Nuclear Waste: Exploring the Ethical Dilemmas


176 pages
Contains Bibliography, Index
ISBN 1-55134-116-6
DDC 363.72'896'0971




Reviewed by Richard G. Kuhn

Richard G. Kuhn is an associate professor of geography at the University
of Guelph.


Controversy has surrounded the development and use of nuclear power in
Canada and many other countries. Although the expansion of nuclear power
has halted in Canada, major challenges face the industry. Of particular
importance is the management of spent nuclear fuel. To date, no country
has implemented a permanent nuclear fuel waste-disposal facility.
Options considered have included burial in the Antarctic ice sheet,
geological medium, or the seabed; disposal in space; long-term storage;
reprocessing, transmutation, or retrievable geological disposal. Deep
and permanent geological burial is the method most favored by the
nuclear, scientific, and regulatory community and the option that most
countries are pursuing. However, there is not unanimous agreement as to
what should be done with nuclear fuel waste in order to close the
nuclear fuel cycle.

The proposed Canadian solution consists of deep geological burial in
rock formation on the Canadian Shield. An environmental assessment of
this proposal began in 1989 and was completed in 1998. Lois Wilson was a
member of the environmental assessment panel. In a real sense, this book
is a rebuttal and challenge to what she sees as an overly narrow
technocratic focus of the assessment of the safety and acceptability of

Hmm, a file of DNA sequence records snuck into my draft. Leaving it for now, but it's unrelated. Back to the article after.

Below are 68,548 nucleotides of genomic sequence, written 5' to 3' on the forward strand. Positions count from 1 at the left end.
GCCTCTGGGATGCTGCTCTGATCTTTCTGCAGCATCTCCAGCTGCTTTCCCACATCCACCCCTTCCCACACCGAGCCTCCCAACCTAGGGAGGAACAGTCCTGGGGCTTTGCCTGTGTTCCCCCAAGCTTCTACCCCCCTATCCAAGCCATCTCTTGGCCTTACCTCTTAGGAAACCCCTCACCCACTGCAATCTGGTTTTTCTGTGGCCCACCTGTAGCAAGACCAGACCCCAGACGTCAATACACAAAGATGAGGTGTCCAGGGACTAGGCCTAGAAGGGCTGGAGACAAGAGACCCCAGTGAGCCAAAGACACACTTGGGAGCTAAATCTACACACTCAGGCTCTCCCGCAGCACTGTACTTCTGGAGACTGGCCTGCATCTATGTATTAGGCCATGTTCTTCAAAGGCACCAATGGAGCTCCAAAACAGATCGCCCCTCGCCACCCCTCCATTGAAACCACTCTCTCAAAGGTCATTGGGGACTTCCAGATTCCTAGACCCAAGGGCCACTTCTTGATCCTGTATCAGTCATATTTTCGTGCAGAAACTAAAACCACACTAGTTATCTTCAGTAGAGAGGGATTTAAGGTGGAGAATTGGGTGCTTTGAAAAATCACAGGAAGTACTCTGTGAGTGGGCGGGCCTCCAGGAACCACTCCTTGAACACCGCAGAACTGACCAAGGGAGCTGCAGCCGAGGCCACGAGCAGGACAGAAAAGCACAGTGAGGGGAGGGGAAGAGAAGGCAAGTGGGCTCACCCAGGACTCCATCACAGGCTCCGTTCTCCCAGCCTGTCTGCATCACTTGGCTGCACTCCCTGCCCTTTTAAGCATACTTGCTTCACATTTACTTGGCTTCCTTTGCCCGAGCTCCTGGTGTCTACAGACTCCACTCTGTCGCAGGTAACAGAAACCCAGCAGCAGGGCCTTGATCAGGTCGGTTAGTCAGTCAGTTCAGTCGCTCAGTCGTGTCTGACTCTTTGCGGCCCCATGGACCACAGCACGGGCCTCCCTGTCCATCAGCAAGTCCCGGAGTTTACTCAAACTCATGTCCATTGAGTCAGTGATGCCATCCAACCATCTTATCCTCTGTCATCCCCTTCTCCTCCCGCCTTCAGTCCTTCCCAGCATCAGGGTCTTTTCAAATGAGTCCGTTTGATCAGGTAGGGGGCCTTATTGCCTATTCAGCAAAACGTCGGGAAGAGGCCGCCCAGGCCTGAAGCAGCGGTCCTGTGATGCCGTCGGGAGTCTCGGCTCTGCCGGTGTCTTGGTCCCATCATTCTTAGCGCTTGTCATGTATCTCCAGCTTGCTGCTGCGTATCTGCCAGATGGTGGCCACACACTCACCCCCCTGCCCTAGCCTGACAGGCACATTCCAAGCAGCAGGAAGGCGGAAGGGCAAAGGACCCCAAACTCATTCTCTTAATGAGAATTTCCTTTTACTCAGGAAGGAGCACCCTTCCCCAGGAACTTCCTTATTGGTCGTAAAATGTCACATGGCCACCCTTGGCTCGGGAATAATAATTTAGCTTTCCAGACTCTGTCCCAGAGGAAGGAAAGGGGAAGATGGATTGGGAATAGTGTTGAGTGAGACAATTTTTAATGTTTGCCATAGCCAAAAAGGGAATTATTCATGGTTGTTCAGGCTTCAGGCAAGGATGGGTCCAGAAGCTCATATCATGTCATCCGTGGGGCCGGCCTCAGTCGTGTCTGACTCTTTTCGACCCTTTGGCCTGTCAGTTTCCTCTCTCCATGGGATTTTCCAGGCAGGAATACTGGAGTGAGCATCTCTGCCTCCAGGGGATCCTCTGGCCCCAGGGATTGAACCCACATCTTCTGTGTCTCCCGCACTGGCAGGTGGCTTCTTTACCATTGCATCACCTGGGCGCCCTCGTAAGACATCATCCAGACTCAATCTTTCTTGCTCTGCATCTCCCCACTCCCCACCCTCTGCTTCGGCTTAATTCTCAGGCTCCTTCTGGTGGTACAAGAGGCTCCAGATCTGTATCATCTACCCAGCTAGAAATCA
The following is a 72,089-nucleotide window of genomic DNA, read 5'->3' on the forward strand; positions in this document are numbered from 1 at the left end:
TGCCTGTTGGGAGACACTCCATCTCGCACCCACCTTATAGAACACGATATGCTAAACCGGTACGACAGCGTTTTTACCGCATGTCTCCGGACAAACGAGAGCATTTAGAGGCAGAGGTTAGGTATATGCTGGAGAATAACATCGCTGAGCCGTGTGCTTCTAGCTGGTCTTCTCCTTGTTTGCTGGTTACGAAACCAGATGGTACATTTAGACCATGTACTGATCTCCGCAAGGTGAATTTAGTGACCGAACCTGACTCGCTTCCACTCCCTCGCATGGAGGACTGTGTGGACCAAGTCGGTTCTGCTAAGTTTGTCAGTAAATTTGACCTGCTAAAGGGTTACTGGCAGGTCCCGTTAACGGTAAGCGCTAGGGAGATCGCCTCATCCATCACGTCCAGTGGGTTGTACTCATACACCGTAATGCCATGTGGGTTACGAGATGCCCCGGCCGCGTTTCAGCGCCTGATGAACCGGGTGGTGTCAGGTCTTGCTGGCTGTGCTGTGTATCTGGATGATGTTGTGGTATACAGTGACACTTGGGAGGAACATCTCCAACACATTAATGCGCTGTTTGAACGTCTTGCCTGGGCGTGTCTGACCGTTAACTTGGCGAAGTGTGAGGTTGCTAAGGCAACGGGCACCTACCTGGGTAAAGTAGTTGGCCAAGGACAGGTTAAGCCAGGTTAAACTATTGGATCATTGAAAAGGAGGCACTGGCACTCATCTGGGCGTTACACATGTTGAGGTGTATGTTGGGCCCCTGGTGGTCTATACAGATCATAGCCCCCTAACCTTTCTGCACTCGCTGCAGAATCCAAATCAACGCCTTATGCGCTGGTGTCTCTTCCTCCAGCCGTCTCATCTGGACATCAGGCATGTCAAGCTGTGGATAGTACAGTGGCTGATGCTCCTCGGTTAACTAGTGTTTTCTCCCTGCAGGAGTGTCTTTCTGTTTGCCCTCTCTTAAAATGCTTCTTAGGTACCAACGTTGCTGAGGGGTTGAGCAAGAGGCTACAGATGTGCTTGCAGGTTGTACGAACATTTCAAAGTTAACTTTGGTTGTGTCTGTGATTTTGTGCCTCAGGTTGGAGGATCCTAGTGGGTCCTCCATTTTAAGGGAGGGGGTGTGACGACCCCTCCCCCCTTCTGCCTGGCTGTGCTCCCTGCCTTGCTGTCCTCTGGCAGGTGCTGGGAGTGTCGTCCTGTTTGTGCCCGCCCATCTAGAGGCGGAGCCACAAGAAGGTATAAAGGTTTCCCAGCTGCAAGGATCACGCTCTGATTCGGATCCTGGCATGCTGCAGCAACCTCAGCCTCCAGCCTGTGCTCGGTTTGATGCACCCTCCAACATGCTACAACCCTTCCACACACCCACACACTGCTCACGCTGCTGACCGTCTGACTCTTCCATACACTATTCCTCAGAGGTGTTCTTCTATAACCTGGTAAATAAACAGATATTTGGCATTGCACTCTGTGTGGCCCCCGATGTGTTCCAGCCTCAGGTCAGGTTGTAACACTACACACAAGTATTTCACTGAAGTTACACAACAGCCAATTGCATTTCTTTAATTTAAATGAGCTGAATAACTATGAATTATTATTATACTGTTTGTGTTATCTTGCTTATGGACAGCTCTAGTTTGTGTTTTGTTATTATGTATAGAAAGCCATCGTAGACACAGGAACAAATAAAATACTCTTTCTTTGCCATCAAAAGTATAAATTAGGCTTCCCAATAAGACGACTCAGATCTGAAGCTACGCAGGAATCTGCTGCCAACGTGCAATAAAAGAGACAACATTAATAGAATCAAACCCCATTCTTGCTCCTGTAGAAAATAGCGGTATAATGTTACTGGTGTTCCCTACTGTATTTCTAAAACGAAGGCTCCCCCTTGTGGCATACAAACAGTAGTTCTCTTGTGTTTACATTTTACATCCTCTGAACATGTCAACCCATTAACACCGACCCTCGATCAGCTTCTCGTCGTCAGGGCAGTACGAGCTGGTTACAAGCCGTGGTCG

geological disposal. Her emphasis is on the social and ethical issues
raised in the nuclear fuel waste debate. Specifically, she focuses on
the submission made to the assessment panel by the United Church of
Canada. The book is part diary and personal impressions she gained while
traveling across the country in role as a panel member. It presents
anecdotes and details her concern with issues raised by local resident
groups, environmental organizations, and First Nations.

Nuclear Waste will appeal primarily to readers familiar with or
involved in the assessment of Canadian nuclear fuel waste management. It
provides an extremely useful counterpoint to the environmental impact
statement released in 1994, as well as to the panel recommendation and
the government response, both released in 1998. The writing style is
engaging and the author’s sense of purpose and commitment is clearly


Wilson, Lois M., “Nuclear Waste: Exploring the Ethical Dilemmas,” Canadian Book Review Annual Online, accessed June 24, 2024,